What's astounding is that Marathon has the second best five year share performance but remains the cheapest company in the peer group with a forward P/E of 10.97. Anadarko had a similarly strong run-up in price but trades at nearly 18 times forward earnings, which should give investors second thoughts about selling Anadarko Petroleum and purchasing much cheaper but equally interesting firms in the sector. Above-average share price appreciation and lowest peer group valuation are a combination not often witnessed in the stock market. However, it is an accurate reflection of Marathon's strong production and reserve growth. Market-leading drilling performance in its Bakken fields paired with positive surprises in production/reserves could further drive Marathon's share price up north.
Independent oil and gas companies do not lend themselves to income-oriented investors. Since dividends represent shareholder remuneration, an evaluation solely based on share performance and earnings valuation would be incomplete. Marathon Oil currently pays investors a 2.19% dividend, which is above the peer group average dividend yield of 1.68%. Not surprisingly, Anadarko Petroleum just has a dividend yield of 0.75%, which results from its high share price.
I have summarized and updated a few valuation metrics in the table below. Marathon Oil currently trades at a 12.24% discount to the peer group average P/E and commands a 30.36% premium to the average dividend yield.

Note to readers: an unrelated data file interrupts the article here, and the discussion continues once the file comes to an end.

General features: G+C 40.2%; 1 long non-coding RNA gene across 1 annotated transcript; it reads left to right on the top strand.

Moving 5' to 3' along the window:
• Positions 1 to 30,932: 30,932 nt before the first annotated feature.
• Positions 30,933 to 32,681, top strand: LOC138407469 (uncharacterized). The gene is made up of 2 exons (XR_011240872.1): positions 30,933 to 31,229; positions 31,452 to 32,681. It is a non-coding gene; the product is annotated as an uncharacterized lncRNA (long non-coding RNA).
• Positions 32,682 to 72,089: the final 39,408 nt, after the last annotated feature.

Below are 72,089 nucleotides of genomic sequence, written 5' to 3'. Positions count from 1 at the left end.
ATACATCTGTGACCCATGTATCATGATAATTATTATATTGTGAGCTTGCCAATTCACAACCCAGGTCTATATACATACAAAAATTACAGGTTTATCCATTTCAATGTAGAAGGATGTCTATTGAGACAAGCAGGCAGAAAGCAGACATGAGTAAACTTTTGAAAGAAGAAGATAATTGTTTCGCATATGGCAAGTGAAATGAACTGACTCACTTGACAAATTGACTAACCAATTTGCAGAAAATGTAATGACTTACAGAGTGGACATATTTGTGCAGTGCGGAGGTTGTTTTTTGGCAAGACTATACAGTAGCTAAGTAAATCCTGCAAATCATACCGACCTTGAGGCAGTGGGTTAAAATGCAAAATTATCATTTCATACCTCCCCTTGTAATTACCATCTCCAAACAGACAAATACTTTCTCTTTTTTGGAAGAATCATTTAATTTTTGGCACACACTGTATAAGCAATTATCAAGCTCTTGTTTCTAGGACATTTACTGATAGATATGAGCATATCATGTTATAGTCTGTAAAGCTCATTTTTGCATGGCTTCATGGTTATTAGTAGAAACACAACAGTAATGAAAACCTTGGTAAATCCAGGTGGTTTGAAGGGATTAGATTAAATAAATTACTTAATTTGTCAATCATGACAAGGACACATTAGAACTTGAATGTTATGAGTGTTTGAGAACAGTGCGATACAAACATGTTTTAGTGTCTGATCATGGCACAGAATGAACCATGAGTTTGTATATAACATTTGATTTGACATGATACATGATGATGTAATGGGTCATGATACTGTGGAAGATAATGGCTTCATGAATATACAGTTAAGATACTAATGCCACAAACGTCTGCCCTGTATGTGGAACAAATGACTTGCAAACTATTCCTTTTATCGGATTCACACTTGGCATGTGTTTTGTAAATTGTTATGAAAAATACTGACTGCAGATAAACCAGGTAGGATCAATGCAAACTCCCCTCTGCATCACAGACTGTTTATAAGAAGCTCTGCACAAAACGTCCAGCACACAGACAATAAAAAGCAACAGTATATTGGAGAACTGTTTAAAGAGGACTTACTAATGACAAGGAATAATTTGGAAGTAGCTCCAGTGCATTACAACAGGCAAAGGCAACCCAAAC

Investors who desire exposure to an outperforming oil and gas production company with above-average production growth should consider Marathon Oil. The company has a track record in bringing resources to the market and its Bakken assets provide huge upside potential should estimated reserves grow bigger as drilling continues.
Marathon Oil also remains one of the cheapest explorers in the sector with a forward P/E ratio of only 11. The company has further divested $7.5 billion in assets since 2006 to streamline operations and concentrate on the most promising assets. Completed and announced sales of Angolan assets amount to $2.1 billion and are part of Marathon's ongoing portfolio optimization and will eventually benefit shareholders in the form of share repurchases. Marathon remains committed to building a high-quality oil and gas portfolio that will deliver meaningful production growth in a presently booming industry environment. The low valuation indicates that Marathon's share price has not run away from the underlying fundamentals and I rate Marathon a Strong long-term Buy.
Disclosure: I am long DVN, APA, OXY. I wrote this article myself, and it expresses my own opinions. I am not receiving compensation for it (other than from Seeking Alpha). I have no business relationship with any company whose stock is mentioned in this article.